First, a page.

Triterpene hydrocarbon biosynthesis of the ancient algae Botryococcus braunii was installed into Rhodobacter capsulatus to explore the production of C30 hydrocarbon in a host capable of diverse growth habits-utilizing carbohydrate, sunlight or hydrogen (with CO2 fixation) as alternative energy feedstocks. Engineering an enhanced MEP pathway was also used to augment triterpene accumulation. Despite dramatically different sources of carbon and reducing power, nearly the same level of botryococcene or squalene (∼5mg oil/g-dry-weight [gDW]) was achieved in small-scale aerobic heterotrophic, anaerobic photoheterotrophic, and aerobic chemoautotrophic growth conditions. A glucose fed-batch bioreactor reached 40mg botryococcene/L (∼12mg/gDW), while autotrophic bioreactor performance with CO2, H2, and O2 reached 110mg/L (16.7mg/gDW) during batch and 60mg/L (23mg/gDW) during continuous operation at a dilution rate corresponding to about 10% of μmax. Batch and continuous autotrophic specific productivity was found to reach 0.5 and 0.32mg triterpene/g DW/h, comparable to prior reports for terpene production driven by heterotrophic growth conditions. This demonstrates the feasibility of alternative feedstocks and trophic modes to provide comparable routes to biochemicals that do not rely on sugar.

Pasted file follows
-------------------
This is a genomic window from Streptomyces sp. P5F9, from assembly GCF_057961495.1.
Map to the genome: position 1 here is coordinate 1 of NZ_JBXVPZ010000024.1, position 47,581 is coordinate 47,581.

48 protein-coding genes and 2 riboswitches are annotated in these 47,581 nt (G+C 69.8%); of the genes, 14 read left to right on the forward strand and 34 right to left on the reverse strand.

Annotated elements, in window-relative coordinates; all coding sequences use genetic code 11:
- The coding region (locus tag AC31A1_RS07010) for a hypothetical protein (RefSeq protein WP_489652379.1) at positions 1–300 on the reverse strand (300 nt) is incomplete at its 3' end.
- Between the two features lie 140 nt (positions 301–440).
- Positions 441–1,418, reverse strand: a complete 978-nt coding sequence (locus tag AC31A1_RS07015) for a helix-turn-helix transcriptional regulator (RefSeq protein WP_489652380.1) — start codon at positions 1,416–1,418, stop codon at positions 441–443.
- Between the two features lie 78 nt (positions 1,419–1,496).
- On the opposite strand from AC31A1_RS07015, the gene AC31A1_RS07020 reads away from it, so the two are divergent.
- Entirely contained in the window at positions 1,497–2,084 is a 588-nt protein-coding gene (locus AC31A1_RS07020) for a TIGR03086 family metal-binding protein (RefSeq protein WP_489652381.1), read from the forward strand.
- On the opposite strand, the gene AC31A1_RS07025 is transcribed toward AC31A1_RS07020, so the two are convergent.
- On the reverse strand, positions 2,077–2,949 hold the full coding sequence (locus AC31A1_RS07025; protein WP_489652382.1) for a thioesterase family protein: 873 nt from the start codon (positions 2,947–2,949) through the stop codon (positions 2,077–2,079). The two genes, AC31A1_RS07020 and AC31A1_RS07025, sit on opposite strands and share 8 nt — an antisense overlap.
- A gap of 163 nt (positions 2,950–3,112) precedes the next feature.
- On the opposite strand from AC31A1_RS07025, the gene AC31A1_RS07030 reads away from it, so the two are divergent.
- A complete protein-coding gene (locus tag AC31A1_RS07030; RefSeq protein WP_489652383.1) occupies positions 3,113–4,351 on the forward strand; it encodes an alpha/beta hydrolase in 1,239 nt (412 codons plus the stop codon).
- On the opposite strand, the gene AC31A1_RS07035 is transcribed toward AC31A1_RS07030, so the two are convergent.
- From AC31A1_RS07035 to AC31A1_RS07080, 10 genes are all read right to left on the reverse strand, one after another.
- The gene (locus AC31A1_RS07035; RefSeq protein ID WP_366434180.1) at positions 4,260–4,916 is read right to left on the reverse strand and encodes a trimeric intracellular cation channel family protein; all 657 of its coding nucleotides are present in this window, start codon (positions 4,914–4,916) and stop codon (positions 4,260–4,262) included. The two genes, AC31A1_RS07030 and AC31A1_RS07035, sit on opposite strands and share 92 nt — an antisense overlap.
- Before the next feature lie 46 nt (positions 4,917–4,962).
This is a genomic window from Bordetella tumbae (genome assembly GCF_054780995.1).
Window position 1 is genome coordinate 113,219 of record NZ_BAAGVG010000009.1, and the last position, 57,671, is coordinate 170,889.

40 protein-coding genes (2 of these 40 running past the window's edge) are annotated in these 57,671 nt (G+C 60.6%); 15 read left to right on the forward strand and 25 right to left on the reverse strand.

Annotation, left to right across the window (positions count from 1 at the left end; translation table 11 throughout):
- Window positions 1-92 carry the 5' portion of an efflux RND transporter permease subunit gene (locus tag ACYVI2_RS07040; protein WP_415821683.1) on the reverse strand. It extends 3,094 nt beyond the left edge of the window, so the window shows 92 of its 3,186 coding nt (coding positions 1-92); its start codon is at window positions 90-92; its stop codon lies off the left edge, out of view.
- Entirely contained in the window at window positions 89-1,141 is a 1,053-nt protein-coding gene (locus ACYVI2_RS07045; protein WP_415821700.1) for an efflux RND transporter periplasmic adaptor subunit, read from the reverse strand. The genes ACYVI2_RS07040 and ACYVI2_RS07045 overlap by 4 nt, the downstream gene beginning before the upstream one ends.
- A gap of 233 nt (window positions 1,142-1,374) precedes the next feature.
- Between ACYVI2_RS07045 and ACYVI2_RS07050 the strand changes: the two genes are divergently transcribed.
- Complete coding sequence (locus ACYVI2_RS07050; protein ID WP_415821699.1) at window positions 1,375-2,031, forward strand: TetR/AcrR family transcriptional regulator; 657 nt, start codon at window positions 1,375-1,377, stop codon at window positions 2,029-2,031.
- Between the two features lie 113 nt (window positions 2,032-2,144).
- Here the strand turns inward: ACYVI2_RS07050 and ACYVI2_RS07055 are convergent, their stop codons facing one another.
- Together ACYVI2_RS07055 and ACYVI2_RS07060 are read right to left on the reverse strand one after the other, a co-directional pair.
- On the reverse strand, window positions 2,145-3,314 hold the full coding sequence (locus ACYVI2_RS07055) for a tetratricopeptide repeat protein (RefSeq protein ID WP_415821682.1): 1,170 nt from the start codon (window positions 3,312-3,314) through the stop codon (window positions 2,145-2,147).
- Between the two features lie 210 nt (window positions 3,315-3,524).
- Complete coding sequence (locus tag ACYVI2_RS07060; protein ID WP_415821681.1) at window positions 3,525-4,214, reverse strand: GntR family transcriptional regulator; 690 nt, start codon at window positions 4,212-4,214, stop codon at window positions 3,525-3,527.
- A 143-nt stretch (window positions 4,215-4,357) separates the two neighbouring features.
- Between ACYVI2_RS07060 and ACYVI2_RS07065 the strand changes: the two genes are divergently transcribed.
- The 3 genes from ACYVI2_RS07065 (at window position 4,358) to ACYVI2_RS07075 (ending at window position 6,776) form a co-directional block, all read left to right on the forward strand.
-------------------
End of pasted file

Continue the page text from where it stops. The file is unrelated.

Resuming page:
All Science Journal Classification (ASJC) codes
- Applied Microbiology and Biotechnology